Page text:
200 FGM cases reported in past 18 months

FGM activist and survivor Leyla Hussein with Natalie Smith, Arc Theatre's education director.

FGM activist and survivor Leyla Hussein with Natalie Smith, Arc Theatre's education director. - Credit: Archant

The fight to eradicate female genital mutilation (FGM) is un uphill struggle, according to a leading campaigner, as the Post can reveal that more than 200 cases have been detected at Queen’s Hospital in the past 18 months.

A Freedom of Information request submitted by the paper uncovered 93 reported cases between May and December 2013 at the hospital which was expanded after the maternity unit at King George Hospital, in Barley Lane, Goodmayes, closed down in early 2013.

Last year 126 women declared that they had undergone an FGM procedure during a pregnancy appointment at the Romford hospital.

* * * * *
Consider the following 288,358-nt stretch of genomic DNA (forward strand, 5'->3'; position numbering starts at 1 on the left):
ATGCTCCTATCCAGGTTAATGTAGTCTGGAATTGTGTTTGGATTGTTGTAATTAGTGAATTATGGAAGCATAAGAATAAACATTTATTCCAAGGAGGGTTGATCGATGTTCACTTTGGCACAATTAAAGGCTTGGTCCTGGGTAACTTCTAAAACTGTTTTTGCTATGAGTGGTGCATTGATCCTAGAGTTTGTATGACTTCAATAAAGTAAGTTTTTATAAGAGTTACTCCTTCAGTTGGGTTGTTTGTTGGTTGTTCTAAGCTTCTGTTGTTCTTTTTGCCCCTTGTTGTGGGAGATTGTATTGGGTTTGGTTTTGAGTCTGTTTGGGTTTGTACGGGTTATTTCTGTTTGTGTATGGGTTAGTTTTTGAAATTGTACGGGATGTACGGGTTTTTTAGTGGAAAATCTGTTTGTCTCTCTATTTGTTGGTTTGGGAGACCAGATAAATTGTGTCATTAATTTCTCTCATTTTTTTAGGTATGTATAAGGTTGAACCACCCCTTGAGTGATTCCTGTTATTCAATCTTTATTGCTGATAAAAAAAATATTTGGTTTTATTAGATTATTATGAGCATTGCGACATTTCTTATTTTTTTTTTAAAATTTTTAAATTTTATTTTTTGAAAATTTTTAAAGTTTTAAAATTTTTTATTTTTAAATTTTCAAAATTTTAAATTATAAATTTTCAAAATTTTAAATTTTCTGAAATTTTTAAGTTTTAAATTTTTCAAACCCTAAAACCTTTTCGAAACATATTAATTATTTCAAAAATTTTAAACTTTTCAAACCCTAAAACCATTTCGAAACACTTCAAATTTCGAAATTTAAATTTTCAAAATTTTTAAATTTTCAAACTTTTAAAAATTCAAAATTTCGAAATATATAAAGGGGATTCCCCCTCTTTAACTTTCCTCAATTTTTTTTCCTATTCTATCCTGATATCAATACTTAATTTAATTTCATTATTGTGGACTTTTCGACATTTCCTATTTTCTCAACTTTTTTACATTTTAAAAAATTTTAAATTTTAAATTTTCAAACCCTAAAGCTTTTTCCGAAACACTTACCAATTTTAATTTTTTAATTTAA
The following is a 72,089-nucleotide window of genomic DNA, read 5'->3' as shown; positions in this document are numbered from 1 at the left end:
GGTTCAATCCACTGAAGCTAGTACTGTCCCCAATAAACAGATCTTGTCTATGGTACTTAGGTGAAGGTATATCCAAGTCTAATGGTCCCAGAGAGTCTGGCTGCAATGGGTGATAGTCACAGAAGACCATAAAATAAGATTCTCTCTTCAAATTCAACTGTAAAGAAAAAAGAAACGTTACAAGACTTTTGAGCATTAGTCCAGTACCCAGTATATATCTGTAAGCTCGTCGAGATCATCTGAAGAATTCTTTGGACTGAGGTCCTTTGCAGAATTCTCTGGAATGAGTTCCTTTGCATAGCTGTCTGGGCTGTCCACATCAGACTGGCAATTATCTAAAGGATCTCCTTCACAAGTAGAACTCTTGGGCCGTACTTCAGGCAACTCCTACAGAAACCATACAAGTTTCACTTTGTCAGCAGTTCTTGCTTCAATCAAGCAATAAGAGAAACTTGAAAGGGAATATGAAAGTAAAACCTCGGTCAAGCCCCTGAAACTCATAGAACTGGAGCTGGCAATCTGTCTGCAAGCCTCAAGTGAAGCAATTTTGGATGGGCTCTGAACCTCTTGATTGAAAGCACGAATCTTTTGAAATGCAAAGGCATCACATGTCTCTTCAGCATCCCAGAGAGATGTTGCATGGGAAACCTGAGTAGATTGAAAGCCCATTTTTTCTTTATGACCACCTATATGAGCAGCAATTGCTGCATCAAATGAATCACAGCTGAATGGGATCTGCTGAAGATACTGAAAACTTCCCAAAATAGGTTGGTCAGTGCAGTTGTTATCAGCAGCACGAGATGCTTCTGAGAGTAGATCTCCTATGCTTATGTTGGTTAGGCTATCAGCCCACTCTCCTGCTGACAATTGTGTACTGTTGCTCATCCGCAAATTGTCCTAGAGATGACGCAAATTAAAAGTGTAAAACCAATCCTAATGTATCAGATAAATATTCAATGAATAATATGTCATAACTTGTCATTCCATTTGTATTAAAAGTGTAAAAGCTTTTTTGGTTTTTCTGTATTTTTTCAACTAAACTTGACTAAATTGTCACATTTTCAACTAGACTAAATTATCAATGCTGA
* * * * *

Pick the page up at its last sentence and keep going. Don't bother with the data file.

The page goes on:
Sixteen additional patients failed to notify a physician and therefore it was only discovered during delivery that FGM had been performed.

Natalie Smith, education director of Dagenham’s Arc Theatre, which helps pupils lead peer discussions on FGM, said she “wasn’t surprised” by the figures considering the taboo surrounding the subject.

“It’s a deep rooted cultural tradition and changing mindsets takes time,” she said.

“There is such a level of secrecy. But there has to be another way to celebrate the transition to womanhood – it certainly shouldn’t involve cutting girls’ vaginas.”

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Arc Theatre’s Raised Voices group works with FGM activist and survivor Leyla Hussein to open up discussions through workshops and storytelling – something that Natalie would like to see replicated elsewhere.

She added that she was pleased that mandatory reporting is now standard in hospitals.

“It’s positive in terms of understanding the level of FGM,” Natalie said.

“Hopefully by raising awareness, we will see a significant decrease next year.”

Barking, Havering and Redbridge University Hospitals NHS Trust interim chief nurse Wendy Matthews said FGM is taken “very seriously”.